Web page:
The Supreme Court on Thursday came down heavily on Parliament, saying it had done nothing to ensure that religion is not misused in elections.The apex court cited records from the past two decades to buttress its point.
The observation comes just days after the apex court's seven-judge bench, led by Chief Justice of India Justice TS Thakur -- which is hearing a case on the question: "What is Hinduism: a way of life or a religion practised by some people in India?" -- decided not to hear the Central government's statement in the case.
Observing that Parliament did nothing since 1996 -- when a five-judge bench made a reference to a seven-judge bench on the impact of using Hindutva in elections vis-a-vis Section 132 (3) of the Representation of People Act -- Chief Justice Thakur asked if Parliament was waiting for the apex court to pronounce a verdict, as was the case in the instance of curbing sexual harassment at work places through what are known as Vishaka guidelines.
"Parliament has done nothing in the last 20 years while the reference was pending. Maybe it is waiting for us to pronounce judgment like in the sexual harassment case," said Chief Justice Thakur, who is heading the bench that also has Justices Madan B Lokur, SA Bobde, Adarsh Kumar Goel, Uday Umesh Lalit, Y Chandrachud, and L Nageswara Rao in it.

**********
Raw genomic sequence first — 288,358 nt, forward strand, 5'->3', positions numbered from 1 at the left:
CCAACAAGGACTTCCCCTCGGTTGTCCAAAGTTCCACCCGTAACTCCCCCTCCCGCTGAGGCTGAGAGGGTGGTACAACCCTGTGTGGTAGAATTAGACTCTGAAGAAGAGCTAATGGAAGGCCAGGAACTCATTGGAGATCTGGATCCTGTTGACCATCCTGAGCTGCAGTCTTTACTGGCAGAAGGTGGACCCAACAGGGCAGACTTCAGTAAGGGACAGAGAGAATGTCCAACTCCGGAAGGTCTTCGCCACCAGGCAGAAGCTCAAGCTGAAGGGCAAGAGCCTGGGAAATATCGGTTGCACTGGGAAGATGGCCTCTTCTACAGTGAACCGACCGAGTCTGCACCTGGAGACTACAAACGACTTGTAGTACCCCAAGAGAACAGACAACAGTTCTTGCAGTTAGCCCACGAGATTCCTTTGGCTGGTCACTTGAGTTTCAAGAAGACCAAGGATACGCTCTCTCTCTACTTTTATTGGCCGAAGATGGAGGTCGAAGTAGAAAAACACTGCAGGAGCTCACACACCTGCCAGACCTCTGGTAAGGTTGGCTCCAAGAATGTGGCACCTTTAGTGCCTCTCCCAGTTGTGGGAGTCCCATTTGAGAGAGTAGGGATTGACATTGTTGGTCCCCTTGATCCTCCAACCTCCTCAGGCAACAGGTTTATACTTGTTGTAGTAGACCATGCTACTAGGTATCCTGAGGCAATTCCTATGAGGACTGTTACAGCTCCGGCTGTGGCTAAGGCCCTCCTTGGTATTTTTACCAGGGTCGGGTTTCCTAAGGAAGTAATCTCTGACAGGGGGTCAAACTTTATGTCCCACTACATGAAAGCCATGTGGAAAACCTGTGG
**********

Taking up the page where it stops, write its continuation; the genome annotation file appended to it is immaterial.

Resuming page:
"The essence, the ethos of our constitutional system is secularism. Religion and politics don't mix. (Are) Elections a secular activity or not? In a secular state, can religion be brought into secular activities?" asked the CJI, as senior counsel Shyam Divan, appearing for former Madhya Pradesh chief minister Sunderlal Patwa, said: "An appeal by a candidate to voters other than those who share his religion is not proscribed."
To this, the CJI said: "Let us take the case of Patwa. He belongs to the Jain community. But some person acting on his behalf makes an appeal that Patwa -- though a Jain -- will help in making the Ram Mandir (at Ayodhya). This is an appeal in the name of religion and not the candidate."
He added: "Is it not an appeal for vote in the name of religion? The very purpose of the legislation (Act) is to ensure there is no basis for religion. Religion should be separated from the political process."
[With IANS inputs]